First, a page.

The power of a $38K necklace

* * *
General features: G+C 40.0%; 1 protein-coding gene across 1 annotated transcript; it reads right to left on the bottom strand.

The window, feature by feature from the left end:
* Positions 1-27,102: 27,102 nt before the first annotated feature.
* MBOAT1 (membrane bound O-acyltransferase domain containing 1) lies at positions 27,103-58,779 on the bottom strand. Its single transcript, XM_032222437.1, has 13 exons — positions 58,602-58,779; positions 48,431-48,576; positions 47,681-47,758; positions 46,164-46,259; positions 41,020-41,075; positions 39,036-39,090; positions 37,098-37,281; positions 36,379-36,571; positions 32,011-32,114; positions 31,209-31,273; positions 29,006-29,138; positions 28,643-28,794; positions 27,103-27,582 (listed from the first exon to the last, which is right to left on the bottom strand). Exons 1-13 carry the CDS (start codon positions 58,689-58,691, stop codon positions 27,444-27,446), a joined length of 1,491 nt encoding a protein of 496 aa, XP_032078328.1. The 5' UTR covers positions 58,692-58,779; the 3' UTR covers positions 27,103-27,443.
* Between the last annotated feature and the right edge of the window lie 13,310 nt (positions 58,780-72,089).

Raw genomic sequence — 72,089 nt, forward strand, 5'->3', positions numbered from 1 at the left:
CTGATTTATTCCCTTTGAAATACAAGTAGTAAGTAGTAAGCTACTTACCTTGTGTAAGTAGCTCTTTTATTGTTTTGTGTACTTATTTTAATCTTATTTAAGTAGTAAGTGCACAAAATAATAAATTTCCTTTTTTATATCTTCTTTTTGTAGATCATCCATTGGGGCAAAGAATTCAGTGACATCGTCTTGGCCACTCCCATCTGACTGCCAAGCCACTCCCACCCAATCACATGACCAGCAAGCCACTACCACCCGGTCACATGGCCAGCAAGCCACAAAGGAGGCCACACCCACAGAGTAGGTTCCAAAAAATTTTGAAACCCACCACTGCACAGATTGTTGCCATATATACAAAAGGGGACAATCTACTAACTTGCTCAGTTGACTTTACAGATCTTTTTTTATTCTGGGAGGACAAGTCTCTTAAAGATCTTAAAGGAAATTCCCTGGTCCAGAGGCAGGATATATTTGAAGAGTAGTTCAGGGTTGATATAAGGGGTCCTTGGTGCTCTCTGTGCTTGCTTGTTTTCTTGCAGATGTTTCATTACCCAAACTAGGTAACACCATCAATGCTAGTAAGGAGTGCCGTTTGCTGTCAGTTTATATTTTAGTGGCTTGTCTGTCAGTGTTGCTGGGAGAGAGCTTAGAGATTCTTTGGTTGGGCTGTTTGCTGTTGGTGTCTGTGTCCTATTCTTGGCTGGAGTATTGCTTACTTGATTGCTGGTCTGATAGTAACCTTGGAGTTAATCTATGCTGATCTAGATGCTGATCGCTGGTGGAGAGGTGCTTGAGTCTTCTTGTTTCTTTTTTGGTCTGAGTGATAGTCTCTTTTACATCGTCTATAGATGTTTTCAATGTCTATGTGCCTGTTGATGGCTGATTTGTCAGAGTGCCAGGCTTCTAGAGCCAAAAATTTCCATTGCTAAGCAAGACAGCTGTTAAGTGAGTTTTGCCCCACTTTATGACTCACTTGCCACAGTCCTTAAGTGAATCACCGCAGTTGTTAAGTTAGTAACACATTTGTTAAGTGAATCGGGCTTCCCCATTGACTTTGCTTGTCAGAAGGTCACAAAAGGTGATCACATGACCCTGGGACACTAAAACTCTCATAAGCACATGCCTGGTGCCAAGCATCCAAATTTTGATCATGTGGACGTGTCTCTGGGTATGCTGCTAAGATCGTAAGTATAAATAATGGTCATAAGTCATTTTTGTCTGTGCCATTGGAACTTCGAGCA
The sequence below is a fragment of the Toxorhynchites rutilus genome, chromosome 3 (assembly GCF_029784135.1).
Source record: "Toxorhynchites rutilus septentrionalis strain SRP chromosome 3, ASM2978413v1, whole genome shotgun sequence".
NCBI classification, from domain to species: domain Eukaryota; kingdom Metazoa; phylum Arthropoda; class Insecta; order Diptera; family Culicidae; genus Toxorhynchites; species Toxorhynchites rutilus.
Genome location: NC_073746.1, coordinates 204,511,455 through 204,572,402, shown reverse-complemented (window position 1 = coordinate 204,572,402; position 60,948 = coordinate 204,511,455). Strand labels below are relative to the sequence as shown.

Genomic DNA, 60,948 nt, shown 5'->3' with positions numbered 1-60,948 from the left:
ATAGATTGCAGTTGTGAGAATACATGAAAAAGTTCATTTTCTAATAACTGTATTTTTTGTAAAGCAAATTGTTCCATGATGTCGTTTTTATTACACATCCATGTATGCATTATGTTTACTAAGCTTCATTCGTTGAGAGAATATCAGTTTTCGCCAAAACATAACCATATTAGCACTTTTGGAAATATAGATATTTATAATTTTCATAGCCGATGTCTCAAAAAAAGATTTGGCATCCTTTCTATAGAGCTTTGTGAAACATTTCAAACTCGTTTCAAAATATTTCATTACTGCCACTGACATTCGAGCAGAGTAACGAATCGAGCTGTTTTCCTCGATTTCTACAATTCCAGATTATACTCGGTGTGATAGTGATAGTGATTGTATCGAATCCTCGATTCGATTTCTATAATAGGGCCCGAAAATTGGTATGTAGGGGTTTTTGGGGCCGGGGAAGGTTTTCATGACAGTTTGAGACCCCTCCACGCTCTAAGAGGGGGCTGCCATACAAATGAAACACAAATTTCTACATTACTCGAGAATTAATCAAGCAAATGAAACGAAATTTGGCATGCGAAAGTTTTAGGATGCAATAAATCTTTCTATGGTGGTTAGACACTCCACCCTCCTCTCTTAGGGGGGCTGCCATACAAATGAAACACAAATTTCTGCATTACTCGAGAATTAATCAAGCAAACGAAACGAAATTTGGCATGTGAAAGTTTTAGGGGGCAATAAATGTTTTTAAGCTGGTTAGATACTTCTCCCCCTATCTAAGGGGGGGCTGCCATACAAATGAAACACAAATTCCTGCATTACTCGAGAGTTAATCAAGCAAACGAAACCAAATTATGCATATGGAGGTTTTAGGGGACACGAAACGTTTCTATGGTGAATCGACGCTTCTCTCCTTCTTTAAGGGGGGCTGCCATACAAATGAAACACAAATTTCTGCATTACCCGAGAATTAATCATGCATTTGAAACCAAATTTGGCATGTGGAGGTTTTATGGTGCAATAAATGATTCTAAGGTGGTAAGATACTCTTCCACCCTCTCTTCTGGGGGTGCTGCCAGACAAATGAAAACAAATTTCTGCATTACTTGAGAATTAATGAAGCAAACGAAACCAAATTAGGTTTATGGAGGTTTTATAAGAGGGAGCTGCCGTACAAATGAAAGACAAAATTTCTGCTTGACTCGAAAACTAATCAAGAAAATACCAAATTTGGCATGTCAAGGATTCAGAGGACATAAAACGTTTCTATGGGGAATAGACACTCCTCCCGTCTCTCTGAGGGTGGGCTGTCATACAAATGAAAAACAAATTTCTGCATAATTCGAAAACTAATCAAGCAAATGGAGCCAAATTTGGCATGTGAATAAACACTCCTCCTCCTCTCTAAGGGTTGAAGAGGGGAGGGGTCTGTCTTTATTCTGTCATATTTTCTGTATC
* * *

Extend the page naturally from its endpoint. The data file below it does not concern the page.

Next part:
I've done and experienced many things in my life, some good, some bad. But through it all, I don't think I've ever lost a sense of adventure. You grow by what you feed on, said a professor of mine once.Early on, during my formative years, one of the earliest books I chanced to read was "Robin Hood of Sherwood Forest." It made a deep impression on me. Before this, of course, I immensely enjoyed tales of adventure written in my native dialect. Reading "Robinson Crusoe" right after Robin Hood convinced me that a life of adventure was what I was going to pursue. At another time the same professor subtly scolded me for making what was clearly a poor decision on my part, not going where I was supposed to go because I didn't want to undergo what I perceived then as an uncomfortable situation. He simply said, "You take risks." He was absolutely right. All my life, as I've struggled to forge a character I could live with, I've taken risks. This attitude was further reinforced after I drank in, in the course of my further reading, Teddy Roosevelt's ringing cry: "Dare to do mighty things, or you might find yourself knowing neither victory nor defeat…!", or some such thing. Well, what happened on Dec. 6, a Saturday, at the Volunteer Holiday Celebration sponsored by the Friends of the Downey Public Library, if nothing else, was one of those events that roused my slumbering sense of adventure. The Friends had invited some of the 13 women from Ventura who, according to their promo, bought a $38,000 diamond necklace and were going to tell their stories of how it had "transformed their lives." Referred to as "The Women of Jewelia" and the subject of a book entitled "the necklace," four came. Two were assisting their husbands run either a store or clinic, one was a real estate agent, and the fourth was a psychologist It was Jonell McLain, the real estate agent, who four years ago saw the diamond necklace displayed at a local store window with a price tag of $38,000. It provoked this train of thought: "Why are personal luxuries so plentiful yet accessible to so few? What if we shared that which we desired?" Sure enough, so goes the narrative, "several weeks, dozens of phone calls, and a leap of faith later," McLain had bought the necklace with 12 other women. Their goal? Share it, and the cost, among themselves. To their credit, they had whittled the selling price down to $15,000, each one paying a manageable $1,154. It helped that McLain knew the store owners, the husband agreeing to the price if the group were to include his wife in the sharing arrangement. Thus, each of the 13 gets to possess the necklace for a month at a time, to wear as she sees fit. The necklace goes, of course, to the one who celebrates, say, a birthday. The rotation has worked well. The speakers said sharing the necklace has worked wonders in their lives, "putting order where before they led chaotic, unbalanced lives," it has led them to work for the betterment of the community ("We've raised $50,000 for charity, and we feel blessed for it"), made them realize that it's truly better to give than to receive, made them reorder their priorities. Their experiment, they said, "transformed a symbol of exclusivity into a symbol of inclusiveness." Without hardly trying, the group has been written up in People magazine and appeared on ABC's Good Morning, America. It won't be long, they excitedly tell themselves, before they get called to the Oprah Winfrey Show. On a dare, all the while puffing up my chest to proclaim my manliness, I went up the stage that Saturday to be photographed with the ladies with the pricey diamond necklace around my neck, the first time I've ever worn, if only for a minute or so, such expensive jewelry. "Feel its power," they urged me on, amid much glee and laughter. No less than the likes of George Clooney and Mel Gibson have worn it before me, they said. In that case, I said, I'll do it. With a whole New Year ahead, I hope some of its power has rubbed off on me. ********** Published: January 9, 2009 - Volume 7 - Issue 38